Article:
Friday, December 7, 2012

West Boca Theatre Company: The Women's Minyan (reviews)

The West Boca Theatre Company opened its production of The Women's Minyan on November 28, 2012
Author Naomi Ragen’s only play, this is the story of a respected Rabbi’s wife in the patriarchal ultra-Orthodox community of Jerusalem. After years of abuse by her husband, she breaks her silence only to find herself excommunicated and forcibly separated from her twelve children. She convenes a Minyan (a quorum) of women asking them to decide her worthiness to be reunited with her children.
Shari Upbin directed a cast that included Jamie Libbert-Smith, Blanca Bassion, Mary Stucchi, Margo Gllert, Renee Roggoff, Merry Jo Cortada, Clelilia Patrizio, Gail Byer, Fern Katz, and Elli Murray.

Christine Dolen reviewed for The Miami Herald:
Naomi Ragen’s Women’s Minyan is a tough play to watch... the denigrating words aimed by women at one of their own earn gasps, moans or derisive muttering from the audience at Boca Raton’s Levis Jewish Community Center.

Certainly, the playwright, producer Myrna Loman and director Shari Upbin aren’t suggesting that what happens to Chana Sheinhoff... is a good or just thing. But the truth is that such condemnation, shunning and adherence to rabbinical rulings happens: Women’s Minyan is based on a real case.
Threading subtle, mournful live music through the scenes, Upbin gets solid performances from her large cast, though Ragen doesn’t make each performer’s journey an easy one. Rogoff and Cortada commit fully to women who seem unfeelingly cruel, even reprehensible. Katz and especially Byer provide bits of comic relief, but at a certain point in the darkening story, laughter becomes inappropriate.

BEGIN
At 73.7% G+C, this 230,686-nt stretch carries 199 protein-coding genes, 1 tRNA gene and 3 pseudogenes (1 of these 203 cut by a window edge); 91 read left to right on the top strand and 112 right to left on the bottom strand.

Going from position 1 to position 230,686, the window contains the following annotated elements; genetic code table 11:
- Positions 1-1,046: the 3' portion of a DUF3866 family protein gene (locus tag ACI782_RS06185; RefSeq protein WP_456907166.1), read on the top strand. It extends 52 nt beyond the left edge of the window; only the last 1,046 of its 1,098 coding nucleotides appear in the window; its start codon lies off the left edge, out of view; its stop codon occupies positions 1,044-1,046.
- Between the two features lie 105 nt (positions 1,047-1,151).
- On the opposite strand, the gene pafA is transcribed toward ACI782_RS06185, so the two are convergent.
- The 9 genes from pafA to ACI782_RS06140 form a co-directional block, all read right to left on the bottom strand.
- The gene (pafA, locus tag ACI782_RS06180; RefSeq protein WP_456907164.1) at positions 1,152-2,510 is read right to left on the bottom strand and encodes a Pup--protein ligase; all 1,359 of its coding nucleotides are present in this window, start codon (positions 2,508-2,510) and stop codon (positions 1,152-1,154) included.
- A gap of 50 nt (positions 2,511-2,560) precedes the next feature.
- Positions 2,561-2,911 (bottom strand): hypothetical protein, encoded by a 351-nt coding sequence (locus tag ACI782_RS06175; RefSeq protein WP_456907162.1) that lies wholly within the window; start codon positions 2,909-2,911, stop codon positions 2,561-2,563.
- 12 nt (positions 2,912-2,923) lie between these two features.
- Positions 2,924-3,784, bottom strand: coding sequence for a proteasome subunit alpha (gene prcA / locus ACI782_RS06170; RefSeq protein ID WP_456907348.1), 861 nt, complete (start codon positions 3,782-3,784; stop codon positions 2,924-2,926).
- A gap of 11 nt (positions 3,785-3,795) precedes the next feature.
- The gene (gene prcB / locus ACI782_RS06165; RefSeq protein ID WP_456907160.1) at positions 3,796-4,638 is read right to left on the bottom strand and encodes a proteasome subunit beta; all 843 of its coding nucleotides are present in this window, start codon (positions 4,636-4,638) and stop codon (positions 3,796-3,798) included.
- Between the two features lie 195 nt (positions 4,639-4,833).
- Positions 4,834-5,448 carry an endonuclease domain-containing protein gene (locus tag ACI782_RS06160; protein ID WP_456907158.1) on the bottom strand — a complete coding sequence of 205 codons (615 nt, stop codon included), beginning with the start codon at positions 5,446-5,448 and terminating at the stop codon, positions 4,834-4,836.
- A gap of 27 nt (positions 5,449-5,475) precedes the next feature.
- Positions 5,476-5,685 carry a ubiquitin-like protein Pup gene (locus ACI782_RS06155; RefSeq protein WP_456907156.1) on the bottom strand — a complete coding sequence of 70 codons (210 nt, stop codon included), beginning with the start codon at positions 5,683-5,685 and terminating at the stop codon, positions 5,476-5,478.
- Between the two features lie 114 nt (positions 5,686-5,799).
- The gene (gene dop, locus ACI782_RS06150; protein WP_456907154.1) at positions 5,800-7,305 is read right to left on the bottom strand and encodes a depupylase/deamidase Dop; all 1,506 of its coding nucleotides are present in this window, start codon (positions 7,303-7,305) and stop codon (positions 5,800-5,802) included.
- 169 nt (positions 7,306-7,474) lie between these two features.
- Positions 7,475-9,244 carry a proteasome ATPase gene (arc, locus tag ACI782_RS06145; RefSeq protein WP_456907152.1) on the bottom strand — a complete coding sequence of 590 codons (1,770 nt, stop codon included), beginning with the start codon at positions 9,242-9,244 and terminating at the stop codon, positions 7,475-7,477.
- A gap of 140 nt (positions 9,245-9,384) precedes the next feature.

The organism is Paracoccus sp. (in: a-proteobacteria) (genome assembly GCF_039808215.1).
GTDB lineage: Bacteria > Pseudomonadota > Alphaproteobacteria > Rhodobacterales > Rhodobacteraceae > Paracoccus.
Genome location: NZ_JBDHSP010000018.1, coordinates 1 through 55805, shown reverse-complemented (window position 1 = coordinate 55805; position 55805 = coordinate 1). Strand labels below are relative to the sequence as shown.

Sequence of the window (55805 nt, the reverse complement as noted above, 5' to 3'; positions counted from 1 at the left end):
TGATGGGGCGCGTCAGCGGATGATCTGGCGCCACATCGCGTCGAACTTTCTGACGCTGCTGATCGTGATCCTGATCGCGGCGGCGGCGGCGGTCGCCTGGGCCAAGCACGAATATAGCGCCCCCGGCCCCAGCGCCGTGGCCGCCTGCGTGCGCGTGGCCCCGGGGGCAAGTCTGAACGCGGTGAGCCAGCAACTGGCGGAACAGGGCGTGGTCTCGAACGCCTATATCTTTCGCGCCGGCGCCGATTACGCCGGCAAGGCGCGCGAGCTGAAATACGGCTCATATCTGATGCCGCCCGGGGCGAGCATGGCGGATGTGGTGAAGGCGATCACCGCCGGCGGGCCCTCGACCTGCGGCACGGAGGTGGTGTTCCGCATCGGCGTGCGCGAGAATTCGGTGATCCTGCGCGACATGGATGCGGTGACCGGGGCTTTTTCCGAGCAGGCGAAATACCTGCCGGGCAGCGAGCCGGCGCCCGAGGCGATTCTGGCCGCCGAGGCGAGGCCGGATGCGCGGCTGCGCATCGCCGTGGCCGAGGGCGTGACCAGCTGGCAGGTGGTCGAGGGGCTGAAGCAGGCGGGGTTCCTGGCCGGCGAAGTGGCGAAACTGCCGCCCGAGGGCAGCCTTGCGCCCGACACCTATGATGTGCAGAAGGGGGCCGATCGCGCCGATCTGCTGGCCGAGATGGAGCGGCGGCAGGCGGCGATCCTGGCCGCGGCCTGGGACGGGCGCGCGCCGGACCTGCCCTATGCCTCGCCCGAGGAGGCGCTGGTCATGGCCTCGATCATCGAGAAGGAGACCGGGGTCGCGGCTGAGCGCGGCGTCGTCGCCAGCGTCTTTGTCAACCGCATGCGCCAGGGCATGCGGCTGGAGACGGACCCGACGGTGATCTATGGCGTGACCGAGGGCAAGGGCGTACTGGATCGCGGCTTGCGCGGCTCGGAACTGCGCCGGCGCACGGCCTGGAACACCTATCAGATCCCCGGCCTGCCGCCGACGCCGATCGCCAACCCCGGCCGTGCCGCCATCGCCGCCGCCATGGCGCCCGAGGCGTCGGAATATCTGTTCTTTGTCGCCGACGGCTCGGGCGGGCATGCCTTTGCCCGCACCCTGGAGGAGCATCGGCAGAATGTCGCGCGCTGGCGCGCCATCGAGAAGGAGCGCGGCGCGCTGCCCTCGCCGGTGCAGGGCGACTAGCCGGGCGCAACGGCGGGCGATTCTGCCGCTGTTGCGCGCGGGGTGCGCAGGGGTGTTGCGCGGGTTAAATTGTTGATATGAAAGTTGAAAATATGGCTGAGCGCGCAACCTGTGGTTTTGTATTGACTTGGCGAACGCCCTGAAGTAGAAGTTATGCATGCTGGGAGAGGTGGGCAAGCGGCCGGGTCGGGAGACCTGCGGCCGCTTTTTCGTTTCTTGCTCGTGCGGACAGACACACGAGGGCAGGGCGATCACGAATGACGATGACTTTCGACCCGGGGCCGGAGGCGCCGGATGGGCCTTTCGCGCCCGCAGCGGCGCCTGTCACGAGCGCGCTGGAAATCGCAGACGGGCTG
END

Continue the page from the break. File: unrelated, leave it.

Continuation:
Dramatically, what’s most challenging about Women’s Minyan is that Chana’s second-act revelations are things the audience sees coming from the get-go. Adina has a secret too, and when she shares it, you think, “Well, of course.” That’s not to say that Chana’s marital experiences aren’t profoundly disturbing. They are. But as Women’s Minyan demonstrates, cruelty takes many forms. And sometimes it flows from the similarly oppressed.
"SFGN Staff" wrote for SFGN:
I admit I didn’t think I’d like it. A play about the aftermath of a divorce in an ultra-orthodox Jewish family in Israel didn’t sound very appealing.

Turns out I was wrong. I loved it. I laughed. I cried. I was captivated from start to finish.

Each of the ten actresses were believable and moving. Beyond the actual performance, the play was a sincere look into the lives of ultra-orthodox Jewish women – their roles in society and their family.
While the entire cast did a spectacular job, and I felt empathy for all of their individual struggles, it was Chana’s sister-in-law Adina Sheinhoff (Clelia Patrizion) that brought me to tears during the second half of the play. I believed her, I felt her pain, and was so moved by her performance.
The Women's Minyan plays at the West Boca Theatre Company through December 9, 2012.

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